Rajeev Rai Bhatnagar, Director General, Central Reserve Police Force (CRPF), has said that the paramilitary force will work on evolving measures to combat the "new kind of threat" arising in the aftermath of the suicide attack on a convoy in Jammu and Kashmir's Pulwama that left 40 of its jawans dead.
In an exclusive interview to Outlook, the CRPF chief said they have to build up their systems to be able to deal with this kind of threat.
“A fidayeen car bomb attack on a moving convoy is a new kind of threat which has developed, and we have to now factor that in.”
“If you were to look at convoy movement, there have been attacks earlier, but we have been successful in preventing them in the last two years. This attack was actually a new kind of a threat. We now have to build up our systems and our methods to be able to deal with this kind of a threat,” Bhatnagar said.
He said as per the standard operating procedures (SOPs), the CRPF had taken all precautions and the routes had been sanitised.
“This was a case where civilian vehicles were moving with the convoy and one of the vehicles came close to the bus and detonated. It was a suicide car bomb attack. So, to say that the road was not sanitised is not correct. It’s just that we did not stop civilian traffic while the convoy was on the move,” Bhatnagar said.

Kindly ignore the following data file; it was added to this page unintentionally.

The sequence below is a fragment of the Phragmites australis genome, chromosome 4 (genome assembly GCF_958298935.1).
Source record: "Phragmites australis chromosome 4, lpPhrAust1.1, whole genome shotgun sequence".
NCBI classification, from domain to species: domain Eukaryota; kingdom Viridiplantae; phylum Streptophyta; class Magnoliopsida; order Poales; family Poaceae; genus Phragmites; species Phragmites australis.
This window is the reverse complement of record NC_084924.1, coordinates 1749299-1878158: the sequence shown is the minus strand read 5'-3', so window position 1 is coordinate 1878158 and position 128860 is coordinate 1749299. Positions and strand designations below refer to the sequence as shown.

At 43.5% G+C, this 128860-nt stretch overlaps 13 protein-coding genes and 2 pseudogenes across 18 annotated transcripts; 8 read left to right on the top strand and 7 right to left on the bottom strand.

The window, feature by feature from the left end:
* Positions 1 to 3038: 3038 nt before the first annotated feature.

Asked if the Pulwama terror attack was a case of lack of sharing of intelligence among various agencies, the CRPF DG said, “Intelligence is being shared among all the agencies. The coordination among all the agencies including Army, J&K police and the CRPF is excellent.”
“J&K is one of the best examples of very good cooperation and coordination between all the agencies, and you look at the large number of success that we have had the last two years. Though the losses are very high, it is one incident,” he said.
When asked if allowing civilian traffic during convoy movement is a mistake, Bhatnagar said “this is what is customarily done”.
“We will work with the army as well as J&K police to find out new systems where we can minimise such threats. We will come up with different solutions as to what best we can do because it’s a highway. It is also used by the public, so we have to see if we can stop traffic for short duration of time or for certain legs," he said.